* I've own four or five Mod. 700's that I can remember. All were long actions till I bought the .223. Never had a problem with the longer actions. I'm a set it and forget it kinda guy. Then things changed with the .223. First of all it was a good solid 4.25" five shot group gun with the best hand loads I could produce. Everybody said I was nuts; well OK maybe I am a little nuts! I gunsmith at the place I bought the rifle said to let him take a look at it. He shot five inch groups with it, and later told me he had trigger problems. Then he calls me up and asks me if it's OK to let the Fairland boys take a shot at making it shoot. (I knew these guys were at the top of their game 24/7). I get a phone call from one of them asking me what load I used to get it to shoot 4.25" groups as they were only getting slightly less than five inch groups. I told them, and they saw groups slightly bigger than mine (I suspect it was in their seating depth). Doug suggested that I send it back to Remington, but being the hard headed person that I am I didn't. About the sametime I read Bill Calfee's stuff on how to judge a barrel, and promptly followed his instructions. A tight patched jag was like riding a roller coaster when pushed thru the barrel. Take a hand full of cases into work and check everyone of them on a Shadowgraph. Thought it was just me, and my boss did the same checks to make sure I got everything right. Every neck was bent! The rims were all bent in one spot, and the bodies themselves were way outta round. Next day doug and I compaired notes, and I made an expanding plug to help me gauge the chamber (about six inches long and tight at the shoulder and about a quarter inch above where the rim should be. It looked like it was bent! My calculations showed it to be off axis about .007" and at a seven degree angle to the bore!! Well now I knew I had a bad chamber, but also the last three inches of the barrel were bigger than the rest of the bore by what looked like .003". Borrowed a national match chamber reamer from Ferris, and cut two inches off the big end of the barrel. Then cut the small end back to where I ended up with a 20" barrel finished out (might be 20.25" max). Rethreaded the action to where the threads were about .050" oversized (they were not strait and the tap they used must have been very dull. The bolt was pretty strait and square (about .00035"), but that's when I discovered the next major issue.The bolt lugs were seating on a very large burr (about .07" worth). So I took the action into work a recut the seating face while removing the burrs on a #13 Brown & Sharpe. I made a spring loaded jig to check the seating surface with the bolt lugs and it had about 75% seating. I left it alone. I didn't know they made aftermarket recoil lugs at the time, and made one out of 4150 pretreat steel that was ground flat and was parallel. I then finished up the headspacing with a Forster gauge as a reference. Rechecked it with the home brew gauge and runout was less than a half thousandth. So now I have a good barreled action, and Doug went thru the trigger group setting everything at about 3lb. more or less (I don't remember the exact numbers). Then we looked the stock over and knew we had a problem! Their investment casting was a joke. I went to my drawer full of ball end mills and found one that was about .0075's smaller than the diameter. Made a ground pin to lap the casting to fit the reciever OD. Ended up being about .002" smaller than the OD of the reciever. I then drilled the stock for pillars, and made a couple. Doug and I rebedded the action and recoil lug with Super Belzonia with satinless steel. Then we bedded the pillars.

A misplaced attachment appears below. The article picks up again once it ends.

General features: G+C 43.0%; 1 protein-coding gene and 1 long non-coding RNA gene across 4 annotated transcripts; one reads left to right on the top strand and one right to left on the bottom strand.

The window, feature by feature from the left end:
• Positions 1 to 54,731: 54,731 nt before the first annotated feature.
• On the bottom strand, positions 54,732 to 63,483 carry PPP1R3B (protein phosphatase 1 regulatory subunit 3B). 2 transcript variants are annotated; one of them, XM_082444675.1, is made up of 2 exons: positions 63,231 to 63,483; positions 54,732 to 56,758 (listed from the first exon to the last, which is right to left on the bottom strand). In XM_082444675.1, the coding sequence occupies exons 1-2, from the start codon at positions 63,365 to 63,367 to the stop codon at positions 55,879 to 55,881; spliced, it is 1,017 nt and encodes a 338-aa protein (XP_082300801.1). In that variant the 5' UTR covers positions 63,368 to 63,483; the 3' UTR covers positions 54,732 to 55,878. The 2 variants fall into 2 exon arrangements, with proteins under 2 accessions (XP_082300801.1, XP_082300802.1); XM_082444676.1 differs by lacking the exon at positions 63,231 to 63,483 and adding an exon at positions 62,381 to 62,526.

Now we're finally ready to shoot. Doug and I go to the range and about every thrid shot the trigger freezes up in mid travel. But I then have a round fire while easing off the saftey. I thught it was me! But it did it again with Doug. He takes the rifle home and redjusts everything. said he saw nothing outta place. Samething thing, but maybe slightly smoother. After a couple more times the saftey screwed up he takes it back to his shop, and calls Ferris. Ferris looks it over and said everything was dead right. Ferris goes home and brings back a highly rebuilt 1978 trigger (lots of custom built parts in it), and it worked just fine. He told Doug that everybody knew that the Remington triggers were suspect, and never trust their saftey. I started out shooting 3/4" groups and got them down to sightly less than a half inch in a day. Bullets were just plain jane 55 grain Vmax's, and the powder was BLC2. I was finally happy. Had I bought a Savage (or Howa) in the first place I'd not gone thru this load of crap. Now I'm about ready for a good barrel, but may go to .222 or 6x45 instead. I could have had the reamer for next to nothing, and wish I'd have bought it from Ferris as it was ground to his specs. I miss Ferris dearly